Tuesday, June 18, 2013

Jealous of Myself


I'm a solid 10 years older than my sister, Eva. When I was a teenager, she was in elementary school, and she thought I was the coolest guy on the planet. Truly, there's no accounting for taste, but at that age, she wanted to play with me all the time. I had two tactics that I employed in order to continue doing what I wanted, and still placate her. For example, if I was playing Zelda when she wanted to play, I'd ask her to "help" me play the video game. I had a saved file for just such occasions. I'd open it, and she'd narrate what she wanted Link to do, and where she wanted him to go, all the while, I'd be providing helpful clues and doing all the actual game playing. Truthfully, she was too young to be able to handle the game on her own, at least not without a lot of help and explanation, but this way, we both got what we wanted.

The only worse time for her to want to play was at 6:00 or 10:00pm, central standard time, because those were the hours, that my favorite show aired -- Star Trek, The Next Generation. I became a fan in the later seasons of TNG, so I wasn't able to watch original run episodes for very long, but they played in order in syndication. I convinced my sister that the show was called Pretty Pretty Princess, and that Counselor Deanna Troi was the main character - a princess, lost in space, trying to find two things: her prince and her home. My sister bought it hook, line, and warp drive. So whenever she'd want to play while I was watching, I'd be able to easily convince her to join me and watch what kinds of adventures the princess and her friends had gotten into.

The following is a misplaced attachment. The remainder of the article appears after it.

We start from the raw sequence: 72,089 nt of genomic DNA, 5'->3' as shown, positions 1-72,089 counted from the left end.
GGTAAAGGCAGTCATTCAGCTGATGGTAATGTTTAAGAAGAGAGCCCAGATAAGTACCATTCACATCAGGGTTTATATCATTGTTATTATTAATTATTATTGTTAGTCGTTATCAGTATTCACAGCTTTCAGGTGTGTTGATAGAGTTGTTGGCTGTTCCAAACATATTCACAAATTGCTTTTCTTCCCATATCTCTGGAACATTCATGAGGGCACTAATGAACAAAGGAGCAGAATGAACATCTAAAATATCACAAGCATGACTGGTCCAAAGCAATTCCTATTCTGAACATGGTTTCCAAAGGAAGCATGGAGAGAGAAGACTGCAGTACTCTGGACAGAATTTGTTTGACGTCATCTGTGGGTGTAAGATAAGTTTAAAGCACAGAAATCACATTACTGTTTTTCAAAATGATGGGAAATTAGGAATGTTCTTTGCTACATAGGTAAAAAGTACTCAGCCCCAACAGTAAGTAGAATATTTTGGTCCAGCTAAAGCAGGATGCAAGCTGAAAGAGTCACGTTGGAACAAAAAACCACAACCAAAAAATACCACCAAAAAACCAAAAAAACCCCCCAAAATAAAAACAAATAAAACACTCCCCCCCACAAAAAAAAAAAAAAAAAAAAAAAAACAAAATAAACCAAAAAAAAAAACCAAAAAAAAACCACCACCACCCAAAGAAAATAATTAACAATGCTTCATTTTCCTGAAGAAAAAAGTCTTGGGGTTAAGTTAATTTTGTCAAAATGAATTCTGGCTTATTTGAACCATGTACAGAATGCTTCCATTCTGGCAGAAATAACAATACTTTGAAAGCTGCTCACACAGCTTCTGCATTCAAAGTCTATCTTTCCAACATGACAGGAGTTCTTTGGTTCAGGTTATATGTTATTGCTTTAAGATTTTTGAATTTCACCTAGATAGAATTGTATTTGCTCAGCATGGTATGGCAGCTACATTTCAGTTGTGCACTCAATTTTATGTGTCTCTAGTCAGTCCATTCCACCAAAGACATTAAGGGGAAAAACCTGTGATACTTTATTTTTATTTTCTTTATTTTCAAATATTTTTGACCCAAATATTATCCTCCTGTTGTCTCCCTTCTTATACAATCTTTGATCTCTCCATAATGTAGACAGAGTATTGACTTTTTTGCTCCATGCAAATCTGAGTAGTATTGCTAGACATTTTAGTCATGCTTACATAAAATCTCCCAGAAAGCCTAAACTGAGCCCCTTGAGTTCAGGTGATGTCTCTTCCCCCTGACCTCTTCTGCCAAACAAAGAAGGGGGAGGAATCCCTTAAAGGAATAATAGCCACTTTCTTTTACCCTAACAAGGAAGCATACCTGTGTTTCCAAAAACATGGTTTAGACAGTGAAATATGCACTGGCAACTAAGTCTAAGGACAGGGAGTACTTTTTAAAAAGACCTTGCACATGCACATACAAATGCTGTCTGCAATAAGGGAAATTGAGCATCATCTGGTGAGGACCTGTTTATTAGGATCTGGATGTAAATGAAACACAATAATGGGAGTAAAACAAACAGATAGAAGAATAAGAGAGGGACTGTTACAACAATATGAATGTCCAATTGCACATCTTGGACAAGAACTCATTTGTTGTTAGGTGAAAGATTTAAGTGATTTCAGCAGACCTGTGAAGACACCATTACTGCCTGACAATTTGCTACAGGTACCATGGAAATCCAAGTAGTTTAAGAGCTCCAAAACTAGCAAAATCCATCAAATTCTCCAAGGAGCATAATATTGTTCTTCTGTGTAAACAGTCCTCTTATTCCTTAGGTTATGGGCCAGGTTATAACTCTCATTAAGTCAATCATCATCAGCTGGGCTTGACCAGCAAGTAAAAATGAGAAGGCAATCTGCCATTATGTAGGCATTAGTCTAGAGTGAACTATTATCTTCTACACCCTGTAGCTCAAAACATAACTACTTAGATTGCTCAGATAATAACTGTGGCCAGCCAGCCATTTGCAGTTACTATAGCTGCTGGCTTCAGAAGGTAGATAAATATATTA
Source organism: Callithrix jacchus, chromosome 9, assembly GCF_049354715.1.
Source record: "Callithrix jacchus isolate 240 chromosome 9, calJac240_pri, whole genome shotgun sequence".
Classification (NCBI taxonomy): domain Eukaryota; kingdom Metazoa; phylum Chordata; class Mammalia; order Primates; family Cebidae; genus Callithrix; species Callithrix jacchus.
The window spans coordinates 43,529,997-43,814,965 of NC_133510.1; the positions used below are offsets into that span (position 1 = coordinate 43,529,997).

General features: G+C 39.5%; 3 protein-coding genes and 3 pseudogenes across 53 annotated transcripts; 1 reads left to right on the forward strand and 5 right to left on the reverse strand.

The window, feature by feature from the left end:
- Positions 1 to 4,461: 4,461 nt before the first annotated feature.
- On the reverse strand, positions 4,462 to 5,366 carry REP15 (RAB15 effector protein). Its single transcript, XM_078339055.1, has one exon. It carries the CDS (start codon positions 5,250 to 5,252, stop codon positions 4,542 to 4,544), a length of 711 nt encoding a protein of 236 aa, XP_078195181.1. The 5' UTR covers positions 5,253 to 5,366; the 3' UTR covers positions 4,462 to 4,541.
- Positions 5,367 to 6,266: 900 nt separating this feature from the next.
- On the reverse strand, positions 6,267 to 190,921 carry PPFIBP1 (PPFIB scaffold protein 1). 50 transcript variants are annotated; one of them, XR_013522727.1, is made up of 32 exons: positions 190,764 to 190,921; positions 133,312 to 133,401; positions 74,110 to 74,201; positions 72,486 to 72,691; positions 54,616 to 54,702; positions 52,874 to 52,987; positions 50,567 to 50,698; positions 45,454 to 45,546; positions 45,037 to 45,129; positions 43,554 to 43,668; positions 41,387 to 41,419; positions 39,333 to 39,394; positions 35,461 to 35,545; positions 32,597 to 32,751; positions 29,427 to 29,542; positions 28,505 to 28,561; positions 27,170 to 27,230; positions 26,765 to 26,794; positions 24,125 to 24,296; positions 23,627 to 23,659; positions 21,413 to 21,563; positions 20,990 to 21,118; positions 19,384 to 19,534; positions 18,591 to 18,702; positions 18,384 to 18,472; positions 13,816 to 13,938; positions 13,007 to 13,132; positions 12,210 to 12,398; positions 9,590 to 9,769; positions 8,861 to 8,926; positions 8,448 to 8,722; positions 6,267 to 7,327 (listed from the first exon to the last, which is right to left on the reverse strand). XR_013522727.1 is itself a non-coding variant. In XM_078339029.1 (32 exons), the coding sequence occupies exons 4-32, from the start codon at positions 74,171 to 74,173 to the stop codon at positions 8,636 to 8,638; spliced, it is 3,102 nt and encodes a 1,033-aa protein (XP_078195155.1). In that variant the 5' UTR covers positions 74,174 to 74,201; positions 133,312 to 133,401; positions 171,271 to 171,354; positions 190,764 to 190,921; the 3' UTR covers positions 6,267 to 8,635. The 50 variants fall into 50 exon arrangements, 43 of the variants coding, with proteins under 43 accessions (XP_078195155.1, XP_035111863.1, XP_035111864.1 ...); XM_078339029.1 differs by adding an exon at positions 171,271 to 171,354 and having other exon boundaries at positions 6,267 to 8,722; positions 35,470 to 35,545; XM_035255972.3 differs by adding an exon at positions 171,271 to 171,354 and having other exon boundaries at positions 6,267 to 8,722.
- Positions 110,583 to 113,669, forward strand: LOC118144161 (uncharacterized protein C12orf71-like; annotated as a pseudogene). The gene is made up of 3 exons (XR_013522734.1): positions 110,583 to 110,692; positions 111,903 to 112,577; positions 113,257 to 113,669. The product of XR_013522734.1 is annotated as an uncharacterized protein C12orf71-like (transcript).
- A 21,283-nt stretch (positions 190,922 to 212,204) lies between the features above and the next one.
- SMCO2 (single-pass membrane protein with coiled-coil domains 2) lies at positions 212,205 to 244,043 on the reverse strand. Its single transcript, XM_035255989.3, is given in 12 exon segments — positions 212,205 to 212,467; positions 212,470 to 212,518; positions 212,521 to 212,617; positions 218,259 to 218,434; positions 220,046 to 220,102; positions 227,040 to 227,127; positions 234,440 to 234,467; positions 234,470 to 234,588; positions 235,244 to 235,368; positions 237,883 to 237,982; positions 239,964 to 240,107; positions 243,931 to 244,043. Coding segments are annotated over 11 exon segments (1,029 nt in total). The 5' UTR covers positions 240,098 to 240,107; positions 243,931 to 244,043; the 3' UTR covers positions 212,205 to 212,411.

As you can tell, I'm a Sci-Fi fan. I love the genre. Not enough to be called a "buff", but certainly enough to be called a geek. I've always had an extremely active imagination, and sci-fi is like a playground for the imagination. In the world of science fiction, man travels at great speeds to distant planets, traverses the depths of our oceans, discovering lost and ancient mysteries, & traipses through time, hoping to not upset the timeline.

One of my favorite sci-fi ideas is the infinite universe theory.

This theory states that there are multiple and infinite alternate universes, in which everything that can happen, does, in one or another of them. Simply put - this morning, you may have had a couple of choices for breakfast: cereal, eggs, French toast, or to skip it altogether. If you chose eggs, the infinite universe theory states that in another universe, your life proceeded exactly as you've known it to, up until this morning, when the alternate you chose another breakfast item and his life is now forever on a path different than yours. That's the mundane part of the theory - there are some realities, in which there is nothing very divergent and therefore look very similar to the universe in which we live. However, the theory gets more exciting when you imagine a universe in which you had eggs for breakfast, but they were scrambled pteranodon eggs, which you stole from the nest of the beast that has tormented your neighborhood for many long years. Now it's getting a bit more exciting, right?